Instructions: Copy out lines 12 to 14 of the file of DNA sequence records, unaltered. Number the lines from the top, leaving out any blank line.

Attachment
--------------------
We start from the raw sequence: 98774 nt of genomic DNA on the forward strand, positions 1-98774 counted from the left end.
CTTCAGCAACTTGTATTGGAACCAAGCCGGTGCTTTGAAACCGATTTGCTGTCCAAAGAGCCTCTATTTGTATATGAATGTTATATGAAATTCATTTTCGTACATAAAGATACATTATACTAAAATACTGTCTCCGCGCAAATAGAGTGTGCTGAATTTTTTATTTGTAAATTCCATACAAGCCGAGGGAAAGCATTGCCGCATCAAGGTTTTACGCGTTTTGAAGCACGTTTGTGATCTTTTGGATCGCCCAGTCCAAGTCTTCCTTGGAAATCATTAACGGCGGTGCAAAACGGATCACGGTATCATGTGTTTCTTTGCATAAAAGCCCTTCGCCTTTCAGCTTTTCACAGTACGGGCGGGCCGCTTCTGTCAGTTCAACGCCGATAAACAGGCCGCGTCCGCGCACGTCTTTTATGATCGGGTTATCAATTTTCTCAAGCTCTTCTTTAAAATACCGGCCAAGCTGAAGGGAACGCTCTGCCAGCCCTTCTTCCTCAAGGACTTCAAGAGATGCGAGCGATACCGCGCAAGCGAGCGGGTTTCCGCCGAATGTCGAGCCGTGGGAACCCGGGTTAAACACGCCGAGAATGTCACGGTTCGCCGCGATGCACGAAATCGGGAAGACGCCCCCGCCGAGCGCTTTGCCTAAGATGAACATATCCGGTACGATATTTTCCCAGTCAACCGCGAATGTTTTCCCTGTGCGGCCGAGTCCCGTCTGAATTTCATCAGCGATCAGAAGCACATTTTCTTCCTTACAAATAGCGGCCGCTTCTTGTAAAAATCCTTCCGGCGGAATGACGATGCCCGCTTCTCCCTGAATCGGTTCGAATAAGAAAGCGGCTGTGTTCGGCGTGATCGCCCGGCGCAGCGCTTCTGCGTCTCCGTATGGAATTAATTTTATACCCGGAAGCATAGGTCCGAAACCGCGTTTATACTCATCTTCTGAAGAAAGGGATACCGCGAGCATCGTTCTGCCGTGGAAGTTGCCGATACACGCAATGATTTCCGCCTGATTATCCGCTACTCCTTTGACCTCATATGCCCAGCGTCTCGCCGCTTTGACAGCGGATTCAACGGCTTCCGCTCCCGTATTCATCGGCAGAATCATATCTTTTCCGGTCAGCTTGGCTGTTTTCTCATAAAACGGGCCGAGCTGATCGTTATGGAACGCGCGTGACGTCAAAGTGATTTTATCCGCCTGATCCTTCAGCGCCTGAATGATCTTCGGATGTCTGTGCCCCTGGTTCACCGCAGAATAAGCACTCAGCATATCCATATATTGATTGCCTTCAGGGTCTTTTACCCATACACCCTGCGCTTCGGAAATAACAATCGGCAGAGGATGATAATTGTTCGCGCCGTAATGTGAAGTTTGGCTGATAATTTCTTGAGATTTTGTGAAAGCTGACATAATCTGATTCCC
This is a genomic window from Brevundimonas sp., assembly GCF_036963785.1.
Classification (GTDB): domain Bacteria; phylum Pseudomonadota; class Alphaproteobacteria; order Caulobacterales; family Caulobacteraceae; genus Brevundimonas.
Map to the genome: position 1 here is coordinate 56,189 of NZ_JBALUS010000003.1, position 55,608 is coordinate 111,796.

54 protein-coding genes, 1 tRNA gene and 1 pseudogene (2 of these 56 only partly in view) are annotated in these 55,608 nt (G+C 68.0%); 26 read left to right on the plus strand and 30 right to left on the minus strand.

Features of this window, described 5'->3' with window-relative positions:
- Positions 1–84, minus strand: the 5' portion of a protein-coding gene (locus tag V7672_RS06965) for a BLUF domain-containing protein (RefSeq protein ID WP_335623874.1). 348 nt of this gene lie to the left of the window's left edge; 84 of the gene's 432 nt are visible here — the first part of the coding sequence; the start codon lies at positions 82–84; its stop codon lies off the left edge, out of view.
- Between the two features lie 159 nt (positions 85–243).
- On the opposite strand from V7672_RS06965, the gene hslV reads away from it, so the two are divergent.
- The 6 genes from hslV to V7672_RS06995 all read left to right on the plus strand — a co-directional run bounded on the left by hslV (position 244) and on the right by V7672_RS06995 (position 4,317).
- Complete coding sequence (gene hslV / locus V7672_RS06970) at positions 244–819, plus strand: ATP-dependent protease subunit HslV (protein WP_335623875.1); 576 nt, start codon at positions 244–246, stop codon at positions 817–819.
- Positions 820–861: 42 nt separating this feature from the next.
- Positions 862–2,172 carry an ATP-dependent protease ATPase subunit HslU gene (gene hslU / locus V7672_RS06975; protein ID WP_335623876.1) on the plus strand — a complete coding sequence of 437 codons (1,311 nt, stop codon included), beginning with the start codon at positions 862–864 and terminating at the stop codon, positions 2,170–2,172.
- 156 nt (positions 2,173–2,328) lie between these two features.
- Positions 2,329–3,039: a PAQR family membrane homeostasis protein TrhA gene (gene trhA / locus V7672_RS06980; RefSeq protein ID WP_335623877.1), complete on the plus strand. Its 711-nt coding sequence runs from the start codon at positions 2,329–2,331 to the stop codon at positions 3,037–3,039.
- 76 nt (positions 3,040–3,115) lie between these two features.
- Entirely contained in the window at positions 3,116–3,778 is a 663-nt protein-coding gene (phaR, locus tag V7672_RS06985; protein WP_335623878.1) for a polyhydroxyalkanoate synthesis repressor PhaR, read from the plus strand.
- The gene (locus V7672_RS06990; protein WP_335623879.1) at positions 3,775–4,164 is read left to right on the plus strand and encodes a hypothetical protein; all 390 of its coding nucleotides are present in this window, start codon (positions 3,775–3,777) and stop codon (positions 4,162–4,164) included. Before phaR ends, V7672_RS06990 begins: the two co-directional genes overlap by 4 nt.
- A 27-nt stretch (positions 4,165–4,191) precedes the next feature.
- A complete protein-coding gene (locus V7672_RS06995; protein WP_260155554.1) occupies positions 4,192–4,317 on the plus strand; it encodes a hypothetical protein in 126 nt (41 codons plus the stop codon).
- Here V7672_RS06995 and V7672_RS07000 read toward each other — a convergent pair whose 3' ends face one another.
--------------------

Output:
- Complete coding sequence (gene hslV / locus V7672_RS06970) at positions 244–819, plus strand: ATP-dependent protease subunit HslV (protein WP_335623875.1); 576 nt, start codon at positions 244–246, stop codon at positions 817–819.
- Positions 820–861: 42 nt separating this feature from the next.
- Positions 862–2,172 carry an ATP-dependent protease ATPase subunit HslU gene (gene hslU / locus V7672_RS06975; protein ID WP_335623876.1) on the plus strand — a complete coding sequence of 437 codons (1,311 nt, stop codon included), beginning with the start codon at positions 862–864 and terminating at the stop codon, positions 2,170–2,172.